The Mystery of Edwin Drood/Chapter 13
BOTH AT THEIR BEST.
Miss Twinkleton's establishment was about to undergo a serene hush. The Christmas recess was at hand. What had once, and at no remote period, been called, even by the erudite Miss Twinkleton herself, "the half;" but what was now called, as being more elegant, and more strictly collegiate; "the term," would expire to-morrow. A noticeable relaxation of discipline had for some few days pervaded the Nuns' House. Club suppers had occurred in the bedrooms, and a dressed tongue had been carved with a pair of scissors, and handed round with the curling-tongs. Portions of marmalade had likewise been distributed on a service of plates constructed of curlpaper; and cowslip wine had been quaffed from the small squat measuring glass in which little Rickitts (a Junior of weakly constitution), took her steel drops daily. The housemaids had been bribed with various fragments of riband, and sundry pairs of shoes, more or less down at heel, to make no mention of crumbs in the beds; the airiest costumes had been worn on these festive occasions; and the daring Miss Ferdinand had even surprised the company with a sprightly solo on the comb-and-curlpaper, until suffocated in her own pillow by two flowing-haired executioners.
Nor were these the only tokens of dispersal. Boxes appeared in the bedrooms (where they were capital at other times), and a surprising amount of packing took place, out of all proportion to the amount packed. Largesse, in the form of odds and ends of cold €ream and pomatum, and also of hairpins, was freely distributed among the attendants. On charges of inviolable secresy, confiences were interchanged respecting golden youth of England expected to call, "at home," on the first opportunity. Miss Giggles (deficient in sentiment) did indeed profess that she, for her part, acknowledged such homage by making faces at the golden youth; but this young lady was outvoted by an immense majority.
On the last night before a recess, it was always expressly made a point of honor that nobody should go to sleep, and that Ghosts should be encouraged by all possible means. This compact invariably broke down, and all the young ladies went to sleep very soon, and got up very early.
The concluding ceremony came off at twelve o'clock on the day of departure; when Miss Twinkleton, supported by Mrs. Tisher, held a Drawing-Room in her own apartment (the globes already covered with brown holland), where glasses of white wine, and plates of cut pound-cake were discovered on the table. Miss Twinkleton then said, Ladies, another revolving year had brought us round to that festive period at which the first feelings of our nature bounded in our—— Miss Twinkleton was annually going to add "bosoms," but annually stopped on the brink of that expression, and substituted "hearts." Hearts; our hearts. Hem! Again a revolving year, ladies, had brought us to a pause in our studies—let us hope our greatly advanced studies—and, like the mariner in his bark, the warrior in his tent, the captive in his dungeon, and the traveller in his various conveyances, we yearned for home. Did we say, on such an occasion, in the opening words of Mr. Addison's impressive tragedy:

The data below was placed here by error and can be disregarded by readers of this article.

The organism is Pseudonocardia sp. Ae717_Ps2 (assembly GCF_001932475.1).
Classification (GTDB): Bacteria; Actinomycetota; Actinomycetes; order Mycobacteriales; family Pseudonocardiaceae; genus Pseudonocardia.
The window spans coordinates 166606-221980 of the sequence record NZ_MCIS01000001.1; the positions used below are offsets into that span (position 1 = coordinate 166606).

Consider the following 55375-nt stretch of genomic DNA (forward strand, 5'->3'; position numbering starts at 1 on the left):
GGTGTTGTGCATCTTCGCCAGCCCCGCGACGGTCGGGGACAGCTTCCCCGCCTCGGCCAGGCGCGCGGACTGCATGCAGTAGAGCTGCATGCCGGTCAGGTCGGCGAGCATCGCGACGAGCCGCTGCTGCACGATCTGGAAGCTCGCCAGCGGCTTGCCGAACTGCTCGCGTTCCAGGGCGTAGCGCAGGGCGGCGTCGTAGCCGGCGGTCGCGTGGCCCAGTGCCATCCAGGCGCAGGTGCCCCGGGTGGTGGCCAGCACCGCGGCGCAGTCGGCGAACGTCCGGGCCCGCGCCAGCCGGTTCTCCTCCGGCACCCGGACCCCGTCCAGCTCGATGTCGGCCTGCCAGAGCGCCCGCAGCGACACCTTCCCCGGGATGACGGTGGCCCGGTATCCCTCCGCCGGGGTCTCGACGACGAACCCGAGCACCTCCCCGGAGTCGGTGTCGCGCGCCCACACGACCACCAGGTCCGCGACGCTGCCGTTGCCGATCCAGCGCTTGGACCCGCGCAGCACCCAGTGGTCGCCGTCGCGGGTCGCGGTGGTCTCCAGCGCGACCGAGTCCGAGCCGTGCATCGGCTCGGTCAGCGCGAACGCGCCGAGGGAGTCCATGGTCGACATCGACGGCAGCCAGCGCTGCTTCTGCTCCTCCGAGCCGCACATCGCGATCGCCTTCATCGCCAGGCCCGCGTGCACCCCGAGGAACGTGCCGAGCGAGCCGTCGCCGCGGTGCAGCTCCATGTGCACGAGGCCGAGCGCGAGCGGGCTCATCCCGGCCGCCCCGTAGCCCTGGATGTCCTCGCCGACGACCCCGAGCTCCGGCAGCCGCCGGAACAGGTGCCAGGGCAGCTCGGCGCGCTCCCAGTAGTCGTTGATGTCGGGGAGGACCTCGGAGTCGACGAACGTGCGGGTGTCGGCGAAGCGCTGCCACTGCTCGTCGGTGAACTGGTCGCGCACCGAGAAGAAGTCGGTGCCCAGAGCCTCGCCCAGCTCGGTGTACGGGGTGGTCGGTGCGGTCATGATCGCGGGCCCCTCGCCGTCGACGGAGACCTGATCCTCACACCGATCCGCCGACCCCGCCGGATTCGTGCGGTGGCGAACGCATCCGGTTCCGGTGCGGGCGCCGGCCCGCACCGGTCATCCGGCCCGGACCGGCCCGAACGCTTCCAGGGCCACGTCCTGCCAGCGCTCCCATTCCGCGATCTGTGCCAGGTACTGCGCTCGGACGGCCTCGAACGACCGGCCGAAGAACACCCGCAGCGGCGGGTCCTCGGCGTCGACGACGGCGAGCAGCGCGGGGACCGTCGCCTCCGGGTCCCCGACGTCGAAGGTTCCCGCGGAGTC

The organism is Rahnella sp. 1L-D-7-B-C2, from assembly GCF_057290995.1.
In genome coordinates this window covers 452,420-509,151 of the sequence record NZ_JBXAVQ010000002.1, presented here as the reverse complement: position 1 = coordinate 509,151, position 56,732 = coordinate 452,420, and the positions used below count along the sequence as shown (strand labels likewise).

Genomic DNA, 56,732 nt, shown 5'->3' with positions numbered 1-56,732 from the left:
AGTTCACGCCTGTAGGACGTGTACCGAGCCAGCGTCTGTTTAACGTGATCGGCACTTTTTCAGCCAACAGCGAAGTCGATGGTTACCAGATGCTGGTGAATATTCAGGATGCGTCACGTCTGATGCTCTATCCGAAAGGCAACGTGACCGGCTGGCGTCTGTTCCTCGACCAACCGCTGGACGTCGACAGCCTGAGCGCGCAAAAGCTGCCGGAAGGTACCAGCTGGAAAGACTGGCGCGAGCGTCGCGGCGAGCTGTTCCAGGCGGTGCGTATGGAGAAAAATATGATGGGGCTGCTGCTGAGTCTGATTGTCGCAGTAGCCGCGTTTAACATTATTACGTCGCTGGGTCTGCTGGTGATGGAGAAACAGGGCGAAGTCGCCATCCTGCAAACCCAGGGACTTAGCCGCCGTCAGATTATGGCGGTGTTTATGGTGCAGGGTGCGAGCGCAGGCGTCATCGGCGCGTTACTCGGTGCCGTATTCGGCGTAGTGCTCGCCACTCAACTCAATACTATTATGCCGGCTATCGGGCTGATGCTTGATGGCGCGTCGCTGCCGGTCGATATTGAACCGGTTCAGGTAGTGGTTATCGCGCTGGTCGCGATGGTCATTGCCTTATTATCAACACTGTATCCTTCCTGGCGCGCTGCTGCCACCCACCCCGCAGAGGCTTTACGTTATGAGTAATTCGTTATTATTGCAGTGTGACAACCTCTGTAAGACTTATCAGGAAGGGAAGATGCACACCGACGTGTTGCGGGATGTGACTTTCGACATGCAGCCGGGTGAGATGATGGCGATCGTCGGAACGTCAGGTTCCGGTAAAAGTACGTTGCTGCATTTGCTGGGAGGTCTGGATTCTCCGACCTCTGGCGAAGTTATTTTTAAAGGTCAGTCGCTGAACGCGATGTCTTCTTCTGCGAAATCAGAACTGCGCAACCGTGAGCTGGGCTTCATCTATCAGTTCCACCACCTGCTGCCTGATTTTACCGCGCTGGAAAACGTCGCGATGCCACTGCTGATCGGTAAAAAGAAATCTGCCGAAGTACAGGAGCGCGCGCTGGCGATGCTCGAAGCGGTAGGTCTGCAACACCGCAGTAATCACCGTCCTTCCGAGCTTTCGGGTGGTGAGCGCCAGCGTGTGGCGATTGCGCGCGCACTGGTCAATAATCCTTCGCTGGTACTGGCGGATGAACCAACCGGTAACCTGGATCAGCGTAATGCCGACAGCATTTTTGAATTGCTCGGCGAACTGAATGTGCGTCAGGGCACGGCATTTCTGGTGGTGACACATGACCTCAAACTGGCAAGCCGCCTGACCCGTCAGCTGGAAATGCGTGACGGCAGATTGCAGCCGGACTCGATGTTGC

"The dawn is overcast, the morning lowers,
And heavily in clouds brings on the day,
The great, th' important day——?"
Not so. From horizon to zenith all was couleur de rose, for all was redolent of our relations and friends. Might we find them prospering as we expected; might they find us prospering as they expected! Ladies, we would now, with our love to one another, wish one another good-bye, and happiness, until we met again. And when the time should come for our resumption of those pursuits which (here a general depression set in all round), pursuits which, pursuits which;—then let us ever remember what was said by the Spartan General, in words too trite for repetition, at the battle it were superfluous to specify.
The handmaidens of the establishment, in their best caps, then handed the trays, and the young ladies sipped and crumbled, and the bespoken coaches began to choke the street. Then, leave-taking was not long about, and Miss Twinkleton, in saluting each young lady's cheek, confided to her an exceedingly neat letter, addressed to her next friend at law, "with Miss Twinkleton's best compliments" in the corner. This missive she handed with an air as if it had not the least connexion with the bill, but were something in the nature of a delicate and joyful surprise.
So many times had Rosa seen such dispersals, and so very little did she know of any other Home, that she was contented to remain where she was, and was even better contented than ever before, having her latest friend with her. And yet her latest friendship had a blank place in it of which she could not fail to be sensible. Helena Landless, having been a party to her brother's revelation about Rosa, and having entered into that compact of silence with Mr. Crisparkle, shrank from any allusion to Edwin Brood's name. Why she so avoided it, was mysterious to Rosa, but she perfectly perceived the fact. But for the fact, she might have relieved her own little perplexed heart of some of its doubts and hesitations, by taking Helena into her confidence. As it was, she had no such vent: she could only ponder on her own difficulties, and wonder more and more why this avoidance of Edwin's name should last, now that she knew—for so much Helena had told her—that a good understanding was to be re-established between the two young men, when Edwin came down.It would have made a pretty picture, so many pretty girls kissing Rosa in the cold porch of the Nuns' House, and that sunny little creature peeping out of it (unconscious of sly faces carved on spout and gable peeping at her), and waving farewells to the departing coaches, as if she represented the spirit of rosy youth abiding in the place to keep it bright and warm in its desertion. The hoarse High Street became musical with the cry, in various silvery voices, "Good-bye, Rosebud, Darling!" and the effigy of